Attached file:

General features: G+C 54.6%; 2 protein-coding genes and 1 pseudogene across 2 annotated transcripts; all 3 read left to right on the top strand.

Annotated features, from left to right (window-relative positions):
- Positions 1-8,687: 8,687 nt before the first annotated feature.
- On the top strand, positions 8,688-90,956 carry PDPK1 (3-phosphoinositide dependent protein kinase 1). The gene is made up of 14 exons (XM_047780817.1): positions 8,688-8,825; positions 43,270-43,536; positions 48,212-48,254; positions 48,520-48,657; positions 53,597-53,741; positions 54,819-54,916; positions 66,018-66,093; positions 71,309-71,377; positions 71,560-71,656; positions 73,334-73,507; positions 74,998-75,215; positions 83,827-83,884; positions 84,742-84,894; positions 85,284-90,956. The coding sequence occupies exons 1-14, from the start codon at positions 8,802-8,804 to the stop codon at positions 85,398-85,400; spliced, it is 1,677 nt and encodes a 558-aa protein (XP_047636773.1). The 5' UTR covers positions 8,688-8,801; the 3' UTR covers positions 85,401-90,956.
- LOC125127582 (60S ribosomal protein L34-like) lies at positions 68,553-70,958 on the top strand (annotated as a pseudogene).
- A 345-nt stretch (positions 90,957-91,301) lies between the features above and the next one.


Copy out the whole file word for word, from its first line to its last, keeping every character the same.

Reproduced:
General features: G+C 54.6%; 2 protein-coding genes and 1 pseudogene across 2 annotated transcripts; all 3 read left to right on the top strand.

Annotated features, from left to right (window-relative positions):
- Positions 1-8,687: 8,687 nt before the first annotated feature.
- On the top strand, positions 8,688-90,956 carry PDPK1 (3-phosphoinositide dependent protein kinase 1). The gene is made up of 14 exons (XM_047780817.1): positions 8,688-8,825; positions 43,270-43,536; positions 48,212-48,254; positions 48,520-48,657; positions 53,597-53,741; positions 54,819-54,916; positions 66,018-66,093; positions 71,309-71,377; positions 71,560-71,656; positions 73,334-73,507; positions 74,998-75,215; positions 83,827-83,884; positions 84,742-84,894; positions 85,284-90,956. The coding sequence occupies exons 1-14, from the start codon at positions 8,802-8,804 to the stop codon at positions 85,398-85,400; spliced, it is 1,677 nt and encodes a 558-aa protein (XP_047636773.1). The 5' UTR covers positions 8,688-8,801; the 3' UTR covers positions 85,401-90,956.
- LOC125127582 (60S ribosomal protein L34-like) lies at positions 68,553-70,958 on the top strand (annotated as a pseudogene).
- A 345-nt stretch (positions 90,957-91,301) lies between the features above and the next one.